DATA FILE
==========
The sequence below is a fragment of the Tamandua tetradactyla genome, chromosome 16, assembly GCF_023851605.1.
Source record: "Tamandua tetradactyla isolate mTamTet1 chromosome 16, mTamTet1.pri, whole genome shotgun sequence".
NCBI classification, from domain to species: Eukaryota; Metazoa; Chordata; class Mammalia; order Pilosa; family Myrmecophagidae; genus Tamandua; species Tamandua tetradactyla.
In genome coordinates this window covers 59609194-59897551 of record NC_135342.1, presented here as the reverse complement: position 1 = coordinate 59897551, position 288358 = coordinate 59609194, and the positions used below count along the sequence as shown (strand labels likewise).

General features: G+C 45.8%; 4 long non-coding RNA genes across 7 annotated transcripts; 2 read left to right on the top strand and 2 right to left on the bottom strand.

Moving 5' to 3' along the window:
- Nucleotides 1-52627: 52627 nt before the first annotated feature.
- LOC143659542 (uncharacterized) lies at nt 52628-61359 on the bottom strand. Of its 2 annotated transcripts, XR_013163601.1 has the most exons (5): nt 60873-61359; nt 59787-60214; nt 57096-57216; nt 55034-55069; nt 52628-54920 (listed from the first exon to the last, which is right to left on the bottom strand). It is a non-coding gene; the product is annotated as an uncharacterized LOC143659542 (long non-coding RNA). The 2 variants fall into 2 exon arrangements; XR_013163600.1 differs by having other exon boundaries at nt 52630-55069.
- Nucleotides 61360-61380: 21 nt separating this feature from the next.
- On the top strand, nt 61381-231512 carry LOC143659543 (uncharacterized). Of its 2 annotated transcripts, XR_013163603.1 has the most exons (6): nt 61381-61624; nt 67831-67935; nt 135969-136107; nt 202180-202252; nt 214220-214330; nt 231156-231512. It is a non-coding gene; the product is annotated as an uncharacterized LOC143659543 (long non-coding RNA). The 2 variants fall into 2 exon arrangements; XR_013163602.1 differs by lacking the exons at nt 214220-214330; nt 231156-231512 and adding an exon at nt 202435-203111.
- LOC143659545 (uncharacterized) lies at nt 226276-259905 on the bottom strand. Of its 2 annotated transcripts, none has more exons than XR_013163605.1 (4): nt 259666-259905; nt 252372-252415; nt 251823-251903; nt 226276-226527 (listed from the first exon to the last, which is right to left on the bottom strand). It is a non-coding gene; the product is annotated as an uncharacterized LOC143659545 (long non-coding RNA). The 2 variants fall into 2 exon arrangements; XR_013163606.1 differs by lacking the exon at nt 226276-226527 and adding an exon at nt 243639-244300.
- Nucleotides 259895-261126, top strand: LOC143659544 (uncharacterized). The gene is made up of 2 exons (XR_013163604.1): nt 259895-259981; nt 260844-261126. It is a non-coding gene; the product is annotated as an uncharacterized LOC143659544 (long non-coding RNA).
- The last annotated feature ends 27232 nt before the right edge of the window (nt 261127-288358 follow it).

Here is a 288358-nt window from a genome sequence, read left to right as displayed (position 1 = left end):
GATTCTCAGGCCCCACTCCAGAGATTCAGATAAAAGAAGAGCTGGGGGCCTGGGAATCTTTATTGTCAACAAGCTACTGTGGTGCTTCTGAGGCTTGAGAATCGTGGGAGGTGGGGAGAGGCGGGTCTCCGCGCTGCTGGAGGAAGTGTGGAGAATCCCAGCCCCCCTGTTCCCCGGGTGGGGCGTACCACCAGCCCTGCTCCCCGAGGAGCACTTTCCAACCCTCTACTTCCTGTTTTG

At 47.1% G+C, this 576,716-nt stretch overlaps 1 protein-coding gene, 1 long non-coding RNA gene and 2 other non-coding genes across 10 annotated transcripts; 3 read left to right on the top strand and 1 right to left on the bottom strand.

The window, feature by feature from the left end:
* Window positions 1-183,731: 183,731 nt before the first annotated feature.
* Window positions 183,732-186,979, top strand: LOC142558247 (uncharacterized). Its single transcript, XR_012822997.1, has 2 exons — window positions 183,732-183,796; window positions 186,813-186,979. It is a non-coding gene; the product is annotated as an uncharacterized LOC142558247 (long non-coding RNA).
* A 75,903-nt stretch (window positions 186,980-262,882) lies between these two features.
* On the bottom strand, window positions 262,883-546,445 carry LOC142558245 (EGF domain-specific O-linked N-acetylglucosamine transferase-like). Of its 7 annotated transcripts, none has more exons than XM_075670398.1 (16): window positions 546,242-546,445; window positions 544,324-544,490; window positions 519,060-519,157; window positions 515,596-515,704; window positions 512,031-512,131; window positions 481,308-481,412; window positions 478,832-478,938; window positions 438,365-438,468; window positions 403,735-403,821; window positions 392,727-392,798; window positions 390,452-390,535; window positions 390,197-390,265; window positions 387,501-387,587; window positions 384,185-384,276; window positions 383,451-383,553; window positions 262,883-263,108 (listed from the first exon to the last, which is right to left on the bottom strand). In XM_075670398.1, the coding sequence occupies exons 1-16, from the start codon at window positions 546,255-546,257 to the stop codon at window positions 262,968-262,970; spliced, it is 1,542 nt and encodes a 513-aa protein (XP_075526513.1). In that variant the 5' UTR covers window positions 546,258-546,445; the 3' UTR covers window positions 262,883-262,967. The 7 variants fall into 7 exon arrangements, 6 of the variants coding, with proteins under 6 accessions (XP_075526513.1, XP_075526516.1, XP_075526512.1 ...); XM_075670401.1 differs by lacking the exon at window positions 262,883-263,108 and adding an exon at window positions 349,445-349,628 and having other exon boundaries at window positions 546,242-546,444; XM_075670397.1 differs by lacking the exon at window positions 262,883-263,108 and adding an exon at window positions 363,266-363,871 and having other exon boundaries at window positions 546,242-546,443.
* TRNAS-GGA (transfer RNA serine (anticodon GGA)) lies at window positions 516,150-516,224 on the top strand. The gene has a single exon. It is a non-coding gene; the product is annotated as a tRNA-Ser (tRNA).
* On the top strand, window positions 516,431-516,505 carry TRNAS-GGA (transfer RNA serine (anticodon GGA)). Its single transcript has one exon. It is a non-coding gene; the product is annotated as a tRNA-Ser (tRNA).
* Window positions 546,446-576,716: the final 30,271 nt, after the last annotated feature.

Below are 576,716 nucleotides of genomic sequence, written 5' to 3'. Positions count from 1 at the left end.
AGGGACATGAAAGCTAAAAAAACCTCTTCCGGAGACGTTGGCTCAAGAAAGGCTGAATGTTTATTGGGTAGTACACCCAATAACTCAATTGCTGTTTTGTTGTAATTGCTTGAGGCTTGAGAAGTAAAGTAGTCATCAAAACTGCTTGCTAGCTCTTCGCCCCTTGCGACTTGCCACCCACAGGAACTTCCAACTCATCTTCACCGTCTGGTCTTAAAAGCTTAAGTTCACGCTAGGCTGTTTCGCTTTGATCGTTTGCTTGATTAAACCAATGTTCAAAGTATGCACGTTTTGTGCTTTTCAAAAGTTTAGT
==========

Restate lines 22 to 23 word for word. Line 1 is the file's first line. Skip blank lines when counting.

* TRNAS-GGA (transfer RNA serine (anticodon GGA)) lies at window positions 516,150-516,224 on the top strand. The gene has a single exon. It is a non-coding gene; the product is annotated as a tRNA-Ser (tRNA).
* On the top strand, window positions 516,431-516,505 carry TRNAS-GGA (transfer RNA serine (anticodon GGA)). Its single transcript has one exon. It is a non-coding gene; the product is annotated as a tRNA-Ser (tRNA).